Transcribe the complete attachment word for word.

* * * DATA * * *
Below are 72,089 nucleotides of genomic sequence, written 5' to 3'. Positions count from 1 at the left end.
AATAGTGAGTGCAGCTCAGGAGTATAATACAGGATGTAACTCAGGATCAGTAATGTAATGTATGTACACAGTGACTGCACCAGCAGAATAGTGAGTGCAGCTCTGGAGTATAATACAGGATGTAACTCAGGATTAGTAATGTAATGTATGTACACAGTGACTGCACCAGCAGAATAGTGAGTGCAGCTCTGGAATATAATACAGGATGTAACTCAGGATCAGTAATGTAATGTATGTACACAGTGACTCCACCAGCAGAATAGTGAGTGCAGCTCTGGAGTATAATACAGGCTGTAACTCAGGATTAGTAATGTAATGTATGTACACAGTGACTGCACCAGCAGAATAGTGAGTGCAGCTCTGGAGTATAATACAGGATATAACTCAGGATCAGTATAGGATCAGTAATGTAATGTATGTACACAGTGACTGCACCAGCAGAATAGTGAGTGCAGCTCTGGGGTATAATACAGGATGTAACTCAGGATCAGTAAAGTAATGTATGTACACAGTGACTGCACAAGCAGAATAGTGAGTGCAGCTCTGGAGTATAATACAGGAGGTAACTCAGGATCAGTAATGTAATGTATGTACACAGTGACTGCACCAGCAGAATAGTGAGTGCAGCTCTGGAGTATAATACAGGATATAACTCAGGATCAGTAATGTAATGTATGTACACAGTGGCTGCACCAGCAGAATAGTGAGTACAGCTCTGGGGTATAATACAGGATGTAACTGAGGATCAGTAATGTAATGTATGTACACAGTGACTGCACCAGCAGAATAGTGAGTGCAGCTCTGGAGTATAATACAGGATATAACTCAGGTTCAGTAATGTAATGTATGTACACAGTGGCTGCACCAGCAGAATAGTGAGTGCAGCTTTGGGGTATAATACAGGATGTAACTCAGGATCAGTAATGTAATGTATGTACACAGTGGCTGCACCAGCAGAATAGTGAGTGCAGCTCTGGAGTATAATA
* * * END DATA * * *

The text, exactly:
Below are 72,089 nucleotides of genomic sequence, written 5' to 3'. Positions count from 1 at the left end.
AATAGTGAGTGCAGCTCAGGAGTATAATACAGGATGTAACTCAGGATCAGTAATGTAATGTATGTACACAGTGACTGCACCAGCAGAATAGTGAGTGCAGCTCTGGAGTATAATACAGGATGTAACTCAGGATTAGTAATGTAATGTATGTACACAGTGACTGCACCAGCAGAATAGTGAGTGCAGCTCTGGAATATAATACAGGATGTAACTCAGGATCAGTAATGTAATGTATGTACACAGTGACTCCACCAGCAGAATAGTGAGTGCAGCTCTGGAGTATAATACAGGCTGTAACTCAGGATTAGTAATGTAATGTATGTACACAGTGACTGCACCAGCAGAATAGTGAGTGCAGCTCTGGAGTATAATACAGGATATAACTCAGGATCAGTATAGGATCAGTAATGTAATGTATGTACACAGTGACTGCACCAGCAGAATAGTGAGTGCAGCTCTGGGGTATAATACAGGATGTAACTCAGGATCAGTAAAGTAATGTATGTACACAGTGACTGCACAAGCAGAATAGTGAGTGCAGCTCTGGAGTATAATACAGGAGGTAACTCAGGATCAGTAATGTAATGTATGTACACAGTGACTGCACCAGCAGAATAGTGAGTGCAGCTCTGGAGTATAATACAGGATATAACTCAGGATCAGTAATGTAATGTATGTACACAGTGGCTGCACCAGCAGAATAGTGAGTACAGCTCTGGGGTATAATACAGGATGTAACTGAGGATCAGTAATGTAATGTATGTACACAGTGACTGCACCAGCAGAATAGTGAGTGCAGCTCTGGAGTATAATACAGGATATAACTCAGGTTCAGTAATGTAATGTATGTACACAGTGGCTGCACCAGCAGAATAGTGAGTGCAGCTTTGGGGTATAATACAGGATGTAACTCAGGATCAGTAATGTAATGTATGTACACAGTGGCTGCACCAGCAGAATAGTGAGTGCAGCTCTGGAGTATAATA